Bioenergy, natural resources, and environment

Budget-friendly Bioplastic

Bioplastics, which are made from vegetable fats, corn starch and other renewable sources, have great potential as sustainable packaging. Yet bioplastics are expensive to produce. New research from the University of Nebraska-Lincoln (UNL) and Jiangnan University has revealed production methods that can improve its properties while overcoming obstacles to commercial manufacturing.

Little Shrub Could Make Big Impact to the Tire Industry

Cooper Tire & Rubber Company and its consortium partners, Cornell University, Clemson University, and USDA’s Agricultural Research Service produced several sets of concept passenger car tires in which all the natural and synthetic rubber is replaced by guayule natural rubber.

SPLAT Goes the Beetle

With USDA SBIR funding, ISCA Technologies introduced a highly effective pest control product that targets mountain pine beetles.

Super Sponge Removes Mercury from Water

With NIFA funding, researchers at the University of Minnesota (UMN) created a sponge that uses nanotechnology to absorb mercury from polluted water in seconds.

University of New Mexico-Taos Develops the Next Generation of Climate Change Scientists

Climate change presents real threats to U.S. agricultural production, forest resources, and rural economies. These threats have significant implications not just for farmers, ranchers, and forest landowners, but for all Americans. Addressing climate change is a priority for the United States Department of Agriculture (USDA) and the National Institute of Food and Agriculture (NIFA).

Happy Birthday NIFA: Celebrating seven years of research, education and extension milestones

The National Institute of Food and Agriculture celebrates the seventh anniversary of its establishment on Oct. 1. Replacing the former Cooperative State Research, Education, and Extension Service, NIFA was established by the Food Conservation and Energy Act of 2008 (the 2008 Farm Bill) to find innovative solutions to issues related to agriculture, food, the environment, and communities. In the past seven years, NIFA-funded research has led to breakthrough discoveries in the areas of sustainable Ag production systems, education, environmental systems, family and consumer sciences, bioenergy, human nutrition, food safety, climate variability, youth development, and more.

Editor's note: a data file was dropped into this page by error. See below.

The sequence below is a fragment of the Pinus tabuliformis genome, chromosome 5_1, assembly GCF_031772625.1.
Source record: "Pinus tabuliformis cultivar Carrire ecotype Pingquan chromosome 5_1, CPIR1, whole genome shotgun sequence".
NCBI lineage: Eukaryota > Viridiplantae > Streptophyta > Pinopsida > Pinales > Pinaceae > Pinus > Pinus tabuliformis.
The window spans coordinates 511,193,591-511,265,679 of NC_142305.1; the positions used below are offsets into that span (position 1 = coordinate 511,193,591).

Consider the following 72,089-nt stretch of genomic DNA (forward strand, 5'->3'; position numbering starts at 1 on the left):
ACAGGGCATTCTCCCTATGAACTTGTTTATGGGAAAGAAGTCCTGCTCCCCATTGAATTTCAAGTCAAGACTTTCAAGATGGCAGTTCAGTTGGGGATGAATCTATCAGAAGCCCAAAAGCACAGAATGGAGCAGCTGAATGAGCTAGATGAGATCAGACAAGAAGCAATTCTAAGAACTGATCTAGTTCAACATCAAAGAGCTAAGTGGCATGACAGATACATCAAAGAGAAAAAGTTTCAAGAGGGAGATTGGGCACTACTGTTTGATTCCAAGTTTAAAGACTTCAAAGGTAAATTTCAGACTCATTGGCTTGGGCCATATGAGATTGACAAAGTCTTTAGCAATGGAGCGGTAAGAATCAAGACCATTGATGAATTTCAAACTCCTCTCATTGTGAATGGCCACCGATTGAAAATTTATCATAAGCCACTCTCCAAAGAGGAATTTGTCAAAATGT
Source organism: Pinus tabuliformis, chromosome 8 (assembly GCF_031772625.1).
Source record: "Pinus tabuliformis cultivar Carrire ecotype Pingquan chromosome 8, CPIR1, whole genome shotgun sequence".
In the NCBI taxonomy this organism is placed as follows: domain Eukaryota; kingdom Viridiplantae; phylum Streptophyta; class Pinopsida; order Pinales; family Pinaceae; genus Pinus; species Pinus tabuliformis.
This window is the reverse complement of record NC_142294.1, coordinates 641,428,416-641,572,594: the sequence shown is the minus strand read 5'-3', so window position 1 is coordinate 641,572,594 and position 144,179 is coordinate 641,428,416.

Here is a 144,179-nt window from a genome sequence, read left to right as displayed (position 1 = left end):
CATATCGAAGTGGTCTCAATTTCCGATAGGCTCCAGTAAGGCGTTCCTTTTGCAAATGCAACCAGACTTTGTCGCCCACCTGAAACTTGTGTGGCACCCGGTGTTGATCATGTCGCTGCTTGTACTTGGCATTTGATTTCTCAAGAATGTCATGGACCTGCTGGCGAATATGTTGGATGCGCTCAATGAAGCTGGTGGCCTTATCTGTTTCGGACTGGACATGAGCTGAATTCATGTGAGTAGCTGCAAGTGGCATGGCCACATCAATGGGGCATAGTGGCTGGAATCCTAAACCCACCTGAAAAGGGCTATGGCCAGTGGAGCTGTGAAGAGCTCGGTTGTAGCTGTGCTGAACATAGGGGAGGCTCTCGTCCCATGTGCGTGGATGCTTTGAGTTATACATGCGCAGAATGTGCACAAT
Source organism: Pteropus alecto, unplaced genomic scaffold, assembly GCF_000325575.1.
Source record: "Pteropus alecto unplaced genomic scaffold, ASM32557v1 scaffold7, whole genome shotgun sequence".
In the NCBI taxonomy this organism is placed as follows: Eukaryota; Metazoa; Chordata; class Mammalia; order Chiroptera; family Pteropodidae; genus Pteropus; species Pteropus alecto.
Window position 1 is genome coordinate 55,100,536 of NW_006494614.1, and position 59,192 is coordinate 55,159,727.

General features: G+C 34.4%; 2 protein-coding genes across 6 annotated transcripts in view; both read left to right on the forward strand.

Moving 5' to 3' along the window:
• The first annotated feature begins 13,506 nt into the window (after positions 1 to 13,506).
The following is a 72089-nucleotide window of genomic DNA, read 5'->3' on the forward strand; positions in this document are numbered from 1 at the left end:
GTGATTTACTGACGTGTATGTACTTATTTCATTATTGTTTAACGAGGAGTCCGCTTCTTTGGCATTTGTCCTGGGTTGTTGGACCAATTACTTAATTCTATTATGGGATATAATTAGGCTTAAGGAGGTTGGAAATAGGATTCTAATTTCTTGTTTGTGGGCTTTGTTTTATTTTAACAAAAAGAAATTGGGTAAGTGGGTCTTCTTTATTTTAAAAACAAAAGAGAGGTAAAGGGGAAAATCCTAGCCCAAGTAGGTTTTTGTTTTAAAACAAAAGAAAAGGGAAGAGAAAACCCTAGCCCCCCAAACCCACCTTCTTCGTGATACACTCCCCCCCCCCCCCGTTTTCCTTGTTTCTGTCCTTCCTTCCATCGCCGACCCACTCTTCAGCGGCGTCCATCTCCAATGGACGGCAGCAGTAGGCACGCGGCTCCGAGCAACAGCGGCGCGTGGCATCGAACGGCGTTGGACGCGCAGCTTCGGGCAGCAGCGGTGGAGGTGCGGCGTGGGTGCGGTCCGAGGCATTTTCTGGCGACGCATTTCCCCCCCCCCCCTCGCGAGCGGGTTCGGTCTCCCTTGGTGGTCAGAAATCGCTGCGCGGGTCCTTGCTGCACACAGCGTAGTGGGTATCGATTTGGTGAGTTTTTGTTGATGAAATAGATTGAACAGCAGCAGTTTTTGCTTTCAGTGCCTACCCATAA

National Honey Month shines a light on pollinator health

September is National Honey Month and you can’t have honey without honey bees. There are direct links between the health of American agriculture and the health of bees and other pollinators.

Mitigating the occurrence of harmful algal blooms

As temperatures rise this summer, people turn to local beaches and lakes as a fun way to cool off. However, recent toxic algal blooms have hindered this experience for some in places like Florida, California, New York, and Vermont.

Reversing Pollinator Decline is Key to Feeding the Future

Without pollinators, we don’t eat—it’s simple as that—and, at the moment, large numbers of pollinators are dying. With the world’s population projected to exceed 9 billion in just the next 30 years or so, that is not a good position for us to be in.

University of DC’s Rooftop Garden hosts celebration of Pollinator Week

A garden in the sky. That’s the best way to describe the Green Roof, a rooftop garden at the University of the District of Columbia (UDC), the nation’s only urban land grant university. This living laboratory is one of the latest features at UDC’s College of Agriculture, Urban Sustainability and Environmental Sciences (CAUSES), which is also home to the Center for 4-H & Youth Development. 4-H is the nation’s premiere youth development program, managed by National Institute of Food and Agriculture (NIFA).